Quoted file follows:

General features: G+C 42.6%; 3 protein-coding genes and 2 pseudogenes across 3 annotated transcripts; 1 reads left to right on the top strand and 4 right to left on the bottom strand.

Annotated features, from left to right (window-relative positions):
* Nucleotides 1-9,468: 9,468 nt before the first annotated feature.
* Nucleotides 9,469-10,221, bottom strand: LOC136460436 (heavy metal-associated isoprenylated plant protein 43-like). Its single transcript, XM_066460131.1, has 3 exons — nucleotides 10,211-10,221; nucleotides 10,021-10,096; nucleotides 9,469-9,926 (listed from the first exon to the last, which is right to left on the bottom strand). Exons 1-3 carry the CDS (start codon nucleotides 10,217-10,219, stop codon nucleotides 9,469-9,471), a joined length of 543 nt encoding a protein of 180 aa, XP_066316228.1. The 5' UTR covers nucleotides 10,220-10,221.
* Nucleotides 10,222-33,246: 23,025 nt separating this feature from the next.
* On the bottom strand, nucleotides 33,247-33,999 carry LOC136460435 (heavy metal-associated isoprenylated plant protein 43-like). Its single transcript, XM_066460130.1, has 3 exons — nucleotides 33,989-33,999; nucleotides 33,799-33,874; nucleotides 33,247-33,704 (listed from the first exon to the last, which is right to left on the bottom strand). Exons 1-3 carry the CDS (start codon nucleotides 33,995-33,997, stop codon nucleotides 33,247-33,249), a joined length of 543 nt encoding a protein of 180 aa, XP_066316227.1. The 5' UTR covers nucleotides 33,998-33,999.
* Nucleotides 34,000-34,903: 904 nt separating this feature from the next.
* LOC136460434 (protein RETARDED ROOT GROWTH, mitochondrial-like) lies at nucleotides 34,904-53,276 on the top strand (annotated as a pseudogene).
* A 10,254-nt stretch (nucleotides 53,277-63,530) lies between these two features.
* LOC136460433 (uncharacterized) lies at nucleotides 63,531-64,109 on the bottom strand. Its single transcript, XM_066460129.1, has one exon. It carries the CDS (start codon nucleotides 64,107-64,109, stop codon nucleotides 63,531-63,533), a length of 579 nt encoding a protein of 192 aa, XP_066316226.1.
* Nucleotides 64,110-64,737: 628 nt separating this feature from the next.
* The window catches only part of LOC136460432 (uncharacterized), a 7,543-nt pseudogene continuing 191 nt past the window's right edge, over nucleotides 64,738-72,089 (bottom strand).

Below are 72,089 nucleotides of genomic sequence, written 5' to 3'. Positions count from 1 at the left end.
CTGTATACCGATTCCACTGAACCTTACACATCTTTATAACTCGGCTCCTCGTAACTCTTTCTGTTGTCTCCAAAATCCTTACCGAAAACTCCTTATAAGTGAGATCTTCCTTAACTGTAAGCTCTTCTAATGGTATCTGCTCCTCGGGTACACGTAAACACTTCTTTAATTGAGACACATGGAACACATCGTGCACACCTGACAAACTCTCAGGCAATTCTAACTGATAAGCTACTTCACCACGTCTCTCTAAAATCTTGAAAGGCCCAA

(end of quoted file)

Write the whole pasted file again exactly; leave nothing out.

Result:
General features: G+C 42.6%; 3 protein-coding genes and 2 pseudogenes across 3 annotated transcripts; 1 reads left to right on the top strand and 4 right to left on the bottom strand.

Annotated features, from left to right (window-relative positions):
* Nucleotides 1-9,468: 9,468 nt before the first annotated feature.
* Nucleotides 9,469-10,221, bottom strand: LOC136460436 (heavy metal-associated isoprenylated plant protein 43-like). Its single transcript, XM_066460131.1, has 3 exons — nucleotides 10,211-10,221; nucleotides 10,021-10,096; nucleotides 9,469-9,926 (listed from the first exon to the last, which is right to left on the bottom strand). Exons 1-3 carry the CDS (start codon nucleotides 10,217-10,219, stop codon nucleotides 9,469-9,471), a joined length of 543 nt encoding a protein of 180 aa, XP_066316228.1. The 5' UTR covers nucleotides 10,220-10,221.
* Nucleotides 10,222-33,246: 23,025 nt separating this feature from the next.
* On the bottom strand, nucleotides 33,247-33,999 carry LOC136460435 (heavy metal-associated isoprenylated plant protein 43-like). Its single transcript, XM_066460130.1, has 3 exons — nucleotides 33,989-33,999; nucleotides 33,799-33,874; nucleotides 33,247-33,704 (listed from the first exon to the last, which is right to left on the bottom strand). Exons 1-3 carry the CDS (start codon nucleotides 33,995-33,997, stop codon nucleotides 33,247-33,249), a joined length of 543 nt encoding a protein of 180 aa, XP_066316227.1. The 5' UTR covers nucleotides 33,998-33,999.
* Nucleotides 34,000-34,903: 904 nt separating this feature from the next.
* LOC136460434 (protein RETARDED ROOT GROWTH, mitochondrial-like) lies at nucleotides 34,904-53,276 on the top strand (annotated as a pseudogene).
* A 10,254-nt stretch (nucleotides 53,277-63,530) lies between these two features.
* LOC136460433 (uncharacterized) lies at nucleotides 63,531-64,109 on the bottom strand. Its single transcript, XM_066460129.1, has one exon. It carries the CDS (start codon nucleotides 64,107-64,109, stop codon nucleotides 63,531-63,533), a length of 579 nt encoding a protein of 192 aa, XP_066316226.1.
* Nucleotides 64,110-64,737: 628 nt separating this feature from the next.
* The window catches only part of LOC136460432 (uncharacterized), a 7,543-nt pseudogene continuing 191 nt past the window's right edge, over nucleotides 64,738-72,089 (bottom strand).

Below are 72,089 nucleotides of genomic sequence, written 5' to 3'. Positions count from 1 at the left end.
CTGTATACCGATTCCACTGAACCTTACACATCTTTATAACTCGGCTCCTCGTAACTCTTTCTGTTGTCTCCAAAATCCTTACCGAAAACTCCTTATAAGTGAGATCTTCCTTAACTGTAAGCTCTTCTAATGGTATCTGCTCCTCGGGTACACGTAAACACTTCTTTAATTGAGACACATGGAACACATCGTGCACACCTGACAAACTCTCAGGCAATTCTAACTGATAAGCTACTTCACCACGTCTCTCTAAAATCTTGAAAGGCCCAA